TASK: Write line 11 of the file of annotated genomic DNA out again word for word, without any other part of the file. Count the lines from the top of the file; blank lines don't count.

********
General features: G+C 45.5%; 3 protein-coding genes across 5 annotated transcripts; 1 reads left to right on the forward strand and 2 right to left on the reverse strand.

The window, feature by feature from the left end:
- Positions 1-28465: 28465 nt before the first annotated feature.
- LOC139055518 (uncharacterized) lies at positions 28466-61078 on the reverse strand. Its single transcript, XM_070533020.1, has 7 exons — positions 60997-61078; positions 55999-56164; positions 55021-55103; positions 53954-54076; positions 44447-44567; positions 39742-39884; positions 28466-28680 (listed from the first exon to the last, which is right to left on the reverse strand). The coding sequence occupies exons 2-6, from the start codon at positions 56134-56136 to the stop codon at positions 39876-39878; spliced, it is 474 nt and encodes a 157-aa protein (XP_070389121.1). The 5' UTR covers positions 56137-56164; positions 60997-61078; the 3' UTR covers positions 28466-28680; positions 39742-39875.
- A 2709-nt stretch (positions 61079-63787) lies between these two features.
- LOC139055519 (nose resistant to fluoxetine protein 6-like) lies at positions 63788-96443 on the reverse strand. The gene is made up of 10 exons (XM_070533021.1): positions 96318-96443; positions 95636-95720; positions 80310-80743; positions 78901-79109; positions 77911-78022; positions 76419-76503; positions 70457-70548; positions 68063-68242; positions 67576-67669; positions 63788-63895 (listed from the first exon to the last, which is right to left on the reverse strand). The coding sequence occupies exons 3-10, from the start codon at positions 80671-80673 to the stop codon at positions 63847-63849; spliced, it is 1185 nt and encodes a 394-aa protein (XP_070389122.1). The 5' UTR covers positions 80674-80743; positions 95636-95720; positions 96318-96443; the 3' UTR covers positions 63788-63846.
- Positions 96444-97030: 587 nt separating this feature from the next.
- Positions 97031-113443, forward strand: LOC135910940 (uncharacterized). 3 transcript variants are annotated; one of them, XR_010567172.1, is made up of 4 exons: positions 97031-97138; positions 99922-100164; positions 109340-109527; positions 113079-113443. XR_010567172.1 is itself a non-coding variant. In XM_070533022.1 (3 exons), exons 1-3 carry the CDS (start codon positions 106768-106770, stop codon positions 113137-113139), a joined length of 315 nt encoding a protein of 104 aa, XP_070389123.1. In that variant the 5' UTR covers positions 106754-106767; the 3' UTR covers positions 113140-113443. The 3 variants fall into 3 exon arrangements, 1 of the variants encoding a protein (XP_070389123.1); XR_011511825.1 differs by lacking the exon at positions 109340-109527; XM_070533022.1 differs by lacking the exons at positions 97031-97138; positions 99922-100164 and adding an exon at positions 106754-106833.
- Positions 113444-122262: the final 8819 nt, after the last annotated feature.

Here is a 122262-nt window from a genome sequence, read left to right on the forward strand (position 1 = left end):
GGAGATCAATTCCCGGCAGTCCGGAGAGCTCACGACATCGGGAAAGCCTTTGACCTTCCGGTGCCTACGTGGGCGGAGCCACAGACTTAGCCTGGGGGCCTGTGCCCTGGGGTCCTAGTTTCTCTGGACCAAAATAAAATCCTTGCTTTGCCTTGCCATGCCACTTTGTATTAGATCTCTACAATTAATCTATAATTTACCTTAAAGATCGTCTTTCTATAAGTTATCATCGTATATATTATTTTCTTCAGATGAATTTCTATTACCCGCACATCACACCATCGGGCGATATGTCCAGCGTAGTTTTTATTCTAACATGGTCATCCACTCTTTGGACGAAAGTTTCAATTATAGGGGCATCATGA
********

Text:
GGAGATCAATTCCCGGCAGTCCGGAGAGCTCACGACATCGGGAAAGCCTTTGACCTTCCGGTGCCTACGTGGGCGGAGCCACAGACTTAGCCTGGGGGCCTGTGCCCTGGGGTCCTAGTTTCTCTGGACCAAAATAAAATCCTTGCTTTGCCTTGCCATGCCACTTTGTATTAGATCTCTACAATTAATCTATAATTTACCTTAAAGATCGTCTTTCTATAAGTTATCATCGTATATATTATTTTCTTCAGATGAATTTCTATTACCCGCACATCACACCATCGGGCGATATGTCCAGCGTAGTTTTTATTCTAACATGGTCATCCACTCTTTGGACGAAAGTTTCAATTATAGGGGCATCATGA